Three MSC opinions in, five remain

Mary Beth Kelly (lowrez)

Justice Mary Beth Kelly

The Michigan Supreme Court released opinions in three of the eight cases that remain pending for the 2010-2011 term.

All three opinions released yesterday were criminal cases.

In the first, People v. Kowalski, the court found that the trial judge’s omission of the actus reus was a plain error, but upheld the defendant’s conviction for accosting a minor for immoral purposes or encouraging a minor to commit an immoral act. The court found that defendant effectively waived the issue because his counsel didn’t object to the jury instruction, and even if he didn’t waive it, the prosecutor produced sufficient evidence at trial to support the jury’s guilty verdict. The count was 7-0, but Justices Michael Cavanagh and Marilyn Kelly concurred in the result only. Cavanagh wrote a concurrence in which he disagreed with the lead opinion’s waiver analysis. He also suggested the lead opinion should have applied a harmless error analysis for a constitutional error, rather than the plain error analysis it used.

Stephen J. Markman (lowrez)

Justice Stephen J. Markman

In People v. Huston, the court considered whether to upgrade the defendant’s sentence for engaging in “predatory conduct” on a “vulnerable victim.” In the majority opinion, Justice Markman wrote that the preoffense conduct need not be directed at “any specific victim,” just a victim, to be considered predatory under the statute, and the victim need not be “inherently vulnerable.”

Instead, a defendant’s “predatory conduct,” by that conduct alone (eo ipso), can create or enhance a victim’s “vulnerability.”

This was a 6-1 decision with Justices Diane Hathaway and Marilyn Kelly concurring in the result but dissenting to the part about predatory conduct. Justice Michael Cavanagh dissented.

Finally, in People v. Bonilla-Machado, the court found that a prison employee is a “person” to establish a continuing pattern of criminal behavior for scoring offense variable 13. Probably more importantly, it held that the application of enhanced maximum sentencing is discretionary and not mandatory as the trial court had stated. The justices quibbled over the scope of crimes OV 13 can be scored.

6th Cir: Virtually all child porn activity falls under Commerce Clause

In United States v Bowers, the Sixth U.S. Circuit Court of Appeals overturned its 2001 decision in U.S. v Corp, holding that prosecutors do not need to show that child porn activity “substantially affects interstate commerce.”

The defendant maintained a scrapbook of naked photos that he took of his daughters 11-12 year old friends. Some of the photos were of naked adult women with the children’s faces pasted on heads. Bowers himself was naked in some of the photos.

Bowers argued that he could not be prosecuted under federal law because his activities were solely intrastate and he did not distribute the photos commercially. He relied upon the Corp decision, which held that the government must show that defendant’s activity substantially affects interstate commerce.

However, the unanimous panel held that the U.S. Supreme Court’s decision in Gonzalez v Raich. The Raich court held:

“Congress can regulate purely intrastate activity that is not itself ‘commercial,’ in that it is not produced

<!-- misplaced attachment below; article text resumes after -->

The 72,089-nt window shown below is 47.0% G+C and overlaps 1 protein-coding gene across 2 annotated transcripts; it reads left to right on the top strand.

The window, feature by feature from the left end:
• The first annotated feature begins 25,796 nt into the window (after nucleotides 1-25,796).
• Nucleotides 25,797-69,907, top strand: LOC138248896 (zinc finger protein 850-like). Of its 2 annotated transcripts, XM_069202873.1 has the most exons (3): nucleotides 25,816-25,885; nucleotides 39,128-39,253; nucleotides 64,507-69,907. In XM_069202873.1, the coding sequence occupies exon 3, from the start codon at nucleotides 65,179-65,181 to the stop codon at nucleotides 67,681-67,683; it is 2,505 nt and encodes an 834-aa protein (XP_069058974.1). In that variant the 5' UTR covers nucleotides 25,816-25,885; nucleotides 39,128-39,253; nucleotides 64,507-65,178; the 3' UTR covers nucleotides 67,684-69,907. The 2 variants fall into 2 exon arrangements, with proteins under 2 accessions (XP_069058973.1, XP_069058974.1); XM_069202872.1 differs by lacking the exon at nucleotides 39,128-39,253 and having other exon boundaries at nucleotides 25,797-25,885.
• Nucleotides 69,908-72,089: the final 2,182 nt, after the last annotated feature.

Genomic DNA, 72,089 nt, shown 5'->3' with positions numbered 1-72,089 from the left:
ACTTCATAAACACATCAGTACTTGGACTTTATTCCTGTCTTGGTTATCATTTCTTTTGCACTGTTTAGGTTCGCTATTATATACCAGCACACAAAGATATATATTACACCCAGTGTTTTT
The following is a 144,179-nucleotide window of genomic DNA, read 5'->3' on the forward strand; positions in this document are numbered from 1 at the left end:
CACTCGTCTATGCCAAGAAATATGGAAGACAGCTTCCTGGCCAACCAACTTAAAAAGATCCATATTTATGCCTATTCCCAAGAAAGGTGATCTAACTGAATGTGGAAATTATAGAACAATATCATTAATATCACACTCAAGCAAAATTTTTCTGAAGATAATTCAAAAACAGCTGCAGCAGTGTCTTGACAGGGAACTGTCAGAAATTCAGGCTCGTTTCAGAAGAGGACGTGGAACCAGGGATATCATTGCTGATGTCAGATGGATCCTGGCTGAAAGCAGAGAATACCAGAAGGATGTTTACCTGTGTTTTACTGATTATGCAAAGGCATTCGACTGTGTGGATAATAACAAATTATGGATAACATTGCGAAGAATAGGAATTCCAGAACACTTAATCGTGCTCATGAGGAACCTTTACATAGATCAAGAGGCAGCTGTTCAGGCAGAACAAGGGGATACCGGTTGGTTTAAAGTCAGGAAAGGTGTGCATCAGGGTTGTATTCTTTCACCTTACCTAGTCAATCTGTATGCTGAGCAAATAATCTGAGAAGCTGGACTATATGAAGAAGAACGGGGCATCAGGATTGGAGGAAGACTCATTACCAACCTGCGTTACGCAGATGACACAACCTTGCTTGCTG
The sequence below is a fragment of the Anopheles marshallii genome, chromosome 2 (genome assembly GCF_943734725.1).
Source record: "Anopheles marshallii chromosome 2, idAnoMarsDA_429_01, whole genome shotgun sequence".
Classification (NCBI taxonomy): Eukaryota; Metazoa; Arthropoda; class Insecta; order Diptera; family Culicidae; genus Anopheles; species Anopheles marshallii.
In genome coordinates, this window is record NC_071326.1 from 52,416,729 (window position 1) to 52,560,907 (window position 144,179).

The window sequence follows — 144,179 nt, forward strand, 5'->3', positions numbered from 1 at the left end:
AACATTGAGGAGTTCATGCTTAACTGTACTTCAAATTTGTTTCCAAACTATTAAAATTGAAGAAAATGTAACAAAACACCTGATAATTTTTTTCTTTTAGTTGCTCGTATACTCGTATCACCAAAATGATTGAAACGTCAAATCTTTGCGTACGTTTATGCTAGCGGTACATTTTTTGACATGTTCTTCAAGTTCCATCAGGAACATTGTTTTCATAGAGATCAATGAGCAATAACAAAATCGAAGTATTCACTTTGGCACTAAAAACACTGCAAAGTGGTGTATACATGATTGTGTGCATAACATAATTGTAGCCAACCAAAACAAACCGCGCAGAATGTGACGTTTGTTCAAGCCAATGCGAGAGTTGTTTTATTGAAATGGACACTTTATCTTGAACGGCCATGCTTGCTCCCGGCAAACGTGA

for sale, if it concludes that failure to regulate that class of activity would undercut the regulation of the interstate market in that commodity.” Id. at 18. When the larger
“general regulatory statute bears a substantial relation to commerce, the de minimis character of individual instances arising under that statute is of no consequence.” Id. at 17 (internal quotation marks omitted).

[Bowers, page 7].

The court held that the Raich decision effectively nullified the Corp decision, essentially gives the federal government jurisdiction over all child porn cases.

Bowers’s argument is misplaced, and we take this opportunity to make clear that, after Raich, this court’s decision in Corp is no longer good law.

Moreover, as outlined above, given Congress’s broad regulatory power in the child pornography arena, as well as its rational belief that wholly intrastate, non-commercial activity affects the larger interstate commercial market, a case-by-case analysis as
conducted in Corp would completely contradict the Supreme Court’s emphasis in Raich that where Congress has the federal power to regulate a class of activities, “the courts have no power to excise, as trivial, individual instances of the class,” Raich, 545 U.S. at 23 (internal quotation marks omitted), and the “de minimis character of individual instances arising under that statute is of no consequence,” id. at 17 (internal quotation marks omitted). We cannot envision, after Raich, a circumstance under which an as-applied Commerce Clause challenge to a charge of child-pornography possession or production would be successful.

[Bowers at 10, emphasis added).

Kilpatrick use of campaign funds to pay legal bills illegal, says AG Cox

Former Detroit mayor Kwame Kilpatrick violated the Michigan Campaign Finance Act when he used money from his campaign committee to pay legal fees related to his defense of perjury and obstruction of justice charges, said Attorney General Mike Cox.

In a 26-page opinion, Cox wrote that the expenses stemmed from charges “that originate from personal activity unrelated to performing the functions of the public official’s office[.]”

The opinion was requested by State Sen. Gilda Jacobs (D – Huntington Woods).

Cox is regarded as one of the frontrunners in the race to be the Republican candidate in the 2010 Michigan gubernatorial race.